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“Aliens on Vacation”: Review and Q&A

Originally published at Through the Tollbooth. You can comment here or there.

I’m thrilled to announce the release, yesterday, of fellow Tollboother Clete Barrett Smith’s “Aliens on Vacation (An Intergalactic Bed & Breakfast)” This middle-grade novel has everything: aliens, humor, romance, astrobiology, basketball, even anthropology. It’s unmistakably a boy book but one any girl would love, too.

The main character, nicknamed Scrub, is forced to spend the summer alone at his grandmother’s “Intergalactic Bed & Breaksfast.” He’s never met his grandmother before and doesn’t know anything about her. Upon meeting Grandma, Scrub assumes she and her B&B are some bizarre relic from the 1960s or ’70s, with a Star Trek-loving clientele. But her customers are honest-to-goodness aliens from other galaxies, which sets in motion all sorts of problems for Scrub, including learning how to cope with aliens, as well as struggling to protect both them and his grandmother from the local sheriff.

Early in the book, before Scrub realizes that the B&B clientele is truly intergalactic, he enounters a sign outlining the house rules:

    House Rules for a Successful Visit
    1. Leave nothing behind
    2. Take nothing with you
    3. Dress appropriately
    4. Two arms, two legs, one head
    5. No harming the natives (18)

The natives, in this case, are the humans on planet earth. Grandma has a post-modern sensitivity to the feelings of her intergalactic clientele. As she tells Scrub, “Oh, and I don’t care much for the word ‘alien.’ It sounds harsh…. It comes with such a negative connotation and denotes the ‘other.’ I try to focus on our similarities. I prefer the term ‘Tourist’ if you don’t mind” (48).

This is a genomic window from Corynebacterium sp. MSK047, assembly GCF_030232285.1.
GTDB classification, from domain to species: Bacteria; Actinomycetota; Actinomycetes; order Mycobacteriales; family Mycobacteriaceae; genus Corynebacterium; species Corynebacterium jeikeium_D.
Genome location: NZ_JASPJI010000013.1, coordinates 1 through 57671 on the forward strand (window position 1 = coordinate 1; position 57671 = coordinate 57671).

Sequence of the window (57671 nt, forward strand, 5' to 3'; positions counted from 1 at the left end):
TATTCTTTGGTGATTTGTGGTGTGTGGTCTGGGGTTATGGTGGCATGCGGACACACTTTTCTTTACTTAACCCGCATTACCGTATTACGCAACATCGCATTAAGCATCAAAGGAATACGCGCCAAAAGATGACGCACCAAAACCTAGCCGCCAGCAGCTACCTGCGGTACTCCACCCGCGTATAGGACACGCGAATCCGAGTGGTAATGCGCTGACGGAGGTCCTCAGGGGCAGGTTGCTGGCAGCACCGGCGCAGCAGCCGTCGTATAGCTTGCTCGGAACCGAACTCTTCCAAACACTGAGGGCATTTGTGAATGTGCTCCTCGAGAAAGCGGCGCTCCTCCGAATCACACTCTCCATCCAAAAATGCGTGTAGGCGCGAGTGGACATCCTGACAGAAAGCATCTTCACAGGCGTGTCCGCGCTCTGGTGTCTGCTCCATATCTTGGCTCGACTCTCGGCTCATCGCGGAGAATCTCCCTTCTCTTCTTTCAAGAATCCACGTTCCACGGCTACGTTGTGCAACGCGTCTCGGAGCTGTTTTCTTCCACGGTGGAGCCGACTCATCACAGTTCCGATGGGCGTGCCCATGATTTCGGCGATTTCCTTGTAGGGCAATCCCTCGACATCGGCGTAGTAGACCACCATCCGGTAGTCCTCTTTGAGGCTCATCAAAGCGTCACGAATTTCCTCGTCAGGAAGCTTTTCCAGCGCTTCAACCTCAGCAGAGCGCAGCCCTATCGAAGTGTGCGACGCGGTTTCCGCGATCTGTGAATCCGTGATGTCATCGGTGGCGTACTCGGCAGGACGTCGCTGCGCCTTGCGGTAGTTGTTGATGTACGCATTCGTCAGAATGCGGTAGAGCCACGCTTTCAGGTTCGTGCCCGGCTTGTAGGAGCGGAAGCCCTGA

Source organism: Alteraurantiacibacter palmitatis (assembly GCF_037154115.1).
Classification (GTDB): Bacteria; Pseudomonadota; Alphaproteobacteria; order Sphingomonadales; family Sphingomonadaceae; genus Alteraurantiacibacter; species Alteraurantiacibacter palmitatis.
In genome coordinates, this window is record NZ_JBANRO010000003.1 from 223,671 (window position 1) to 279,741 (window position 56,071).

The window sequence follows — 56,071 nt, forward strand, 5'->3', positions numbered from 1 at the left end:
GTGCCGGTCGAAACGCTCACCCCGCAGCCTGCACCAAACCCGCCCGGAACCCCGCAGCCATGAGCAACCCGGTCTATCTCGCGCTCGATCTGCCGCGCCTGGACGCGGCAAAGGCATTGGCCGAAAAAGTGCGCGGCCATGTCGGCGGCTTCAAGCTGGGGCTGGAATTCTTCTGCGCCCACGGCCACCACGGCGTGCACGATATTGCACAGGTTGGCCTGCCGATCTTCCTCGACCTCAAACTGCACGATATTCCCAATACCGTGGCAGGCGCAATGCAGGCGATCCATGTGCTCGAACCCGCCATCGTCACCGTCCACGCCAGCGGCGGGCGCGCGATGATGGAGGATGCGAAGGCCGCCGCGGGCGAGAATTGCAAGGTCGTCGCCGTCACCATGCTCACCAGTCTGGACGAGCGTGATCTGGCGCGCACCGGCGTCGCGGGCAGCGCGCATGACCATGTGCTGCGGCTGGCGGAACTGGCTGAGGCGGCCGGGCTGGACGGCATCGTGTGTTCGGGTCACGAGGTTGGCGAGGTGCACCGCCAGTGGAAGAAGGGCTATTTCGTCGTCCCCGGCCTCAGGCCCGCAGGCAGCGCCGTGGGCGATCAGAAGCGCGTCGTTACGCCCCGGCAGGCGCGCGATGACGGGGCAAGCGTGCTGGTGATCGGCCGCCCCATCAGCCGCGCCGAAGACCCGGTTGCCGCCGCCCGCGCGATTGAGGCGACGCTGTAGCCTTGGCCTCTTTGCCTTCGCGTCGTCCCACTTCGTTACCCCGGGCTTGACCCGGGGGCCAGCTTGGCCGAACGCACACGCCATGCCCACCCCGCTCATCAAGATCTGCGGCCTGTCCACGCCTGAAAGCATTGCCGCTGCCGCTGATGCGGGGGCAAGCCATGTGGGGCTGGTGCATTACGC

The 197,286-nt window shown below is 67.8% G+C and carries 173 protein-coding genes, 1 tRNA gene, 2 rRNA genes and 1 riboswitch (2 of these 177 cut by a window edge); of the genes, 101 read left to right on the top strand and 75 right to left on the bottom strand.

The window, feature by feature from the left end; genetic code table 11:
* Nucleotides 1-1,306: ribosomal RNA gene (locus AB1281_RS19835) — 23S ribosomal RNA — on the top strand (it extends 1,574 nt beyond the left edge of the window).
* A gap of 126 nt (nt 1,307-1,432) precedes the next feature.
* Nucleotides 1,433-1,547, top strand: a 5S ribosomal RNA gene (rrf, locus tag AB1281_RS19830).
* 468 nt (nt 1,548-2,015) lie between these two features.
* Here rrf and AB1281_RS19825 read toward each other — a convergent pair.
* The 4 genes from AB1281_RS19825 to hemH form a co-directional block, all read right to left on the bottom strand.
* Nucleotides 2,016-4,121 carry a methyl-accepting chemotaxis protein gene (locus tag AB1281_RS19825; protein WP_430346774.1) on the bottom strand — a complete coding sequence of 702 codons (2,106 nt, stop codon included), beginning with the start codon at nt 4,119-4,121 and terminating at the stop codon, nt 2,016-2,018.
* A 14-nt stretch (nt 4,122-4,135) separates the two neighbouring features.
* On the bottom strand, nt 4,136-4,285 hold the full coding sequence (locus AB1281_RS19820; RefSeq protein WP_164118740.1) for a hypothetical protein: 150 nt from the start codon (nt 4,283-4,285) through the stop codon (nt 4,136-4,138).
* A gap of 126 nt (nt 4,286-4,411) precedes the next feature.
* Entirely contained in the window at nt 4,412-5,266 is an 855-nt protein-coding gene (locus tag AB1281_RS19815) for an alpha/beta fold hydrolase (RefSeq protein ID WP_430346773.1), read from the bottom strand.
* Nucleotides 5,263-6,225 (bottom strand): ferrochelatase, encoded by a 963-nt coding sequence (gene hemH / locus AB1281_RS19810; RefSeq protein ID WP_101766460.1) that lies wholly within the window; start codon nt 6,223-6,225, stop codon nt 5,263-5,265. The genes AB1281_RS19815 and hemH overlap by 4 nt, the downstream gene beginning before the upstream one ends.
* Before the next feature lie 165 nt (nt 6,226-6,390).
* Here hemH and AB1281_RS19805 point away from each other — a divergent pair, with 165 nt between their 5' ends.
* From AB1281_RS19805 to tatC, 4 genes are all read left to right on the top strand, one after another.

Speaking of the other, Smith does a masterful job creating dialog for his “Tourists.” Peppered throughout the book are the various voices of the aliens, all of whom speak English as a second language, each with an idiosyncratic accent that betrays not only a different linguist background but also a cultural one. In a particularly funny scene, when Scrub is depressed by how poorly everything has been going in his life, an alien called Mr. Harnox says, “Do you sense the empty feeling inside of you?”

Scrub is taken aback.

    “What? Was he reading my mind or something? Could they do that on his planet?”
    “Because I am experiencing the emptiness inside of me.” Mr. Harnox patted his belly. “The empty-stomach-hunger feeling that signals a need for the half-day meal.” (117)

The science fiction in the book is fun, too. I particularly loved Smith’s ideas about how aliens could travel all the way here, “even though the Tourist might live millions of light years away.” As Grandma tells Scrub, “Basically a
Tourist steps into a transporter on his home planet. He is scanned, then broken down into his most basic elements,” then:

    The scan is sent to our machines, and the same elements are drawn from our atmosphere and assembled to create the original being. The genetic information remains intact, and you get the same creature that shows up here, nearly instantaneously, even though the Tourist might live millions of lightyears away. (51)

Is that cool or what?

***

Fortunately for me, because Smith is a fellow Tollboother, I was able to ask him some questions about his book. He used to teach high school, so I began by asking him about why he ended up writing for middle schoolers.